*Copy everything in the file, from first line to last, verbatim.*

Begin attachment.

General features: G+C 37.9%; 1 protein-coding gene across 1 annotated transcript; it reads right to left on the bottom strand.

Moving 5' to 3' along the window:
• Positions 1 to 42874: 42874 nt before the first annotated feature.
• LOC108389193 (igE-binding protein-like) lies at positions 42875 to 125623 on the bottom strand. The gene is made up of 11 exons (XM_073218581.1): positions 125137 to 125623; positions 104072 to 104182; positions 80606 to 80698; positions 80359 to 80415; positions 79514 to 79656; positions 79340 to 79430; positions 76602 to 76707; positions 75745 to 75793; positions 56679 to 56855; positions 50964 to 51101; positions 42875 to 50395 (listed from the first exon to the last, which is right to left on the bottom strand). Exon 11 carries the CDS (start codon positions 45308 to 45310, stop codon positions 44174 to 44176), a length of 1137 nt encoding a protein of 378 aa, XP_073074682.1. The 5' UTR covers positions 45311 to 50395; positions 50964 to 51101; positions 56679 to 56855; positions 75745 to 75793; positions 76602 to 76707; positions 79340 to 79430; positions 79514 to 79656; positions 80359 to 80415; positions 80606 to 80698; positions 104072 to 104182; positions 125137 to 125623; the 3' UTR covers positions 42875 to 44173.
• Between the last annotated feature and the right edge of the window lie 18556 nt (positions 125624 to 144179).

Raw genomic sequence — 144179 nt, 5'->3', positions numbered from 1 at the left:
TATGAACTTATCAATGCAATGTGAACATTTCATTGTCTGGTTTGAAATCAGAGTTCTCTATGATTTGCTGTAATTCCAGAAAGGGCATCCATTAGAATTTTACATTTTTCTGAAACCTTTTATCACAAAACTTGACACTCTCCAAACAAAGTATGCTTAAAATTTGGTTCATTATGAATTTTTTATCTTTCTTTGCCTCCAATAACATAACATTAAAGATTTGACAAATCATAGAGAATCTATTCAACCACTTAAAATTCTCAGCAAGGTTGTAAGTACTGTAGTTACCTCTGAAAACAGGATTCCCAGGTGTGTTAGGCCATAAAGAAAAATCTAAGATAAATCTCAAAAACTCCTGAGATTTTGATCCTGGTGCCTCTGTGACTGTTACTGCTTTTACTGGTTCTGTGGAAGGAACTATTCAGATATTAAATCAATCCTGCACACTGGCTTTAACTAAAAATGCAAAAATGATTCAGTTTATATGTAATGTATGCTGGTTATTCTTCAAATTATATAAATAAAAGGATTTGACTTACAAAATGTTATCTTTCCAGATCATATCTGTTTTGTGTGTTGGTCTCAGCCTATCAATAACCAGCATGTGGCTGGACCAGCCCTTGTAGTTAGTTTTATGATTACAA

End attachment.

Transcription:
General features: G+C 37.9%; 1 protein-coding gene across 1 annotated transcript; it reads right to left on the bottom strand.

Moving 5' to 3' along the window:
• Positions 1 to 42874: 42874 nt before the first annotated feature.
• LOC108389193 (igE-binding protein-like) lies at positions 42875 to 125623 on the bottom strand. The gene is made up of 11 exons (XM_073218581.1): positions 125137 to 125623; positions 104072 to 104182; positions 80606 to 80698; positions 80359 to 80415; positions 79514 to 79656; positions 79340 to 79430; positions 76602 to 76707; positions 75745 to 75793; positions 56679 to 56855; positions 50964 to 51101; positions 42875 to 50395 (listed from the first exon to the last, which is right to left on the bottom strand). Exon 11 carries the CDS (start codon positions 45308 to 45310, stop codon positions 44174 to 44176), a length of 1137 nt encoding a protein of 378 aa, XP_073074682.1. The 5' UTR covers positions 45311 to 50395; positions 50964 to 51101; positions 56679 to 56855; positions 75745 to 75793; positions 76602 to 76707; positions 79340 to 79430; positions 79514 to 79656; positions 80359 to 80415; positions 80606 to 80698; positions 104072 to 104182; positions 125137 to 125623; the 3' UTR covers positions 42875 to 44173.
• Between the last annotated feature and the right edge of the window lie 18556 nt (positions 125624 to 144179).

Raw genomic sequence — 144179 nt, 5'->3', positions numbered from 1 at the left:
TATGAACTTATCAATGCAATGTGAACATTTCATTGTCTGGTTTGAAATCAGAGTTCTCTATGATTTGCTGTAATTCCAGAAAGGGCATCCATTAGAATTTTACATTTTTCTGAAACCTTTTATCACAAAACTTGACACTCTCCAAACAAAGTATGCTTAAAATTTGGTTCATTATGAATTTTTTATCTTTCTTTGCCTCCAATAACATAACATTAAAGATTTGACAAATCATAGAGAATCTATTCAACCACTTAAAATTCTCAGCAAGGTTGTAAGTACTGTAGTTACCTCTGAAAACAGGATTCCCAGGTGTGTTAGGCCATAAAGAAAAATCTAAGATAAATCTCAAAAACTCCTGAGATTTTGATCCTGGTGCCTCTGTGACTGTTACTGCTTTTACTGGTTCTGTGGAAGGAACTATTCAGATATTAAATCAATCCTGCACACTGGCTTTAACTAAAAATGCAAAAATGATTCAGTTTATATGTAATGTATGCTGGTTATTCTTCAAATTATATAAATAAAAGGATTTGACTTACAAAATGTTATCTTTCCAGATCATATCTGTTTTGTGTGTTGGTCTCAGCCTATCAATAACCAGCATGTGGCTGGACCAGCCCTTGTAGTTAGTTTTATGATTACAA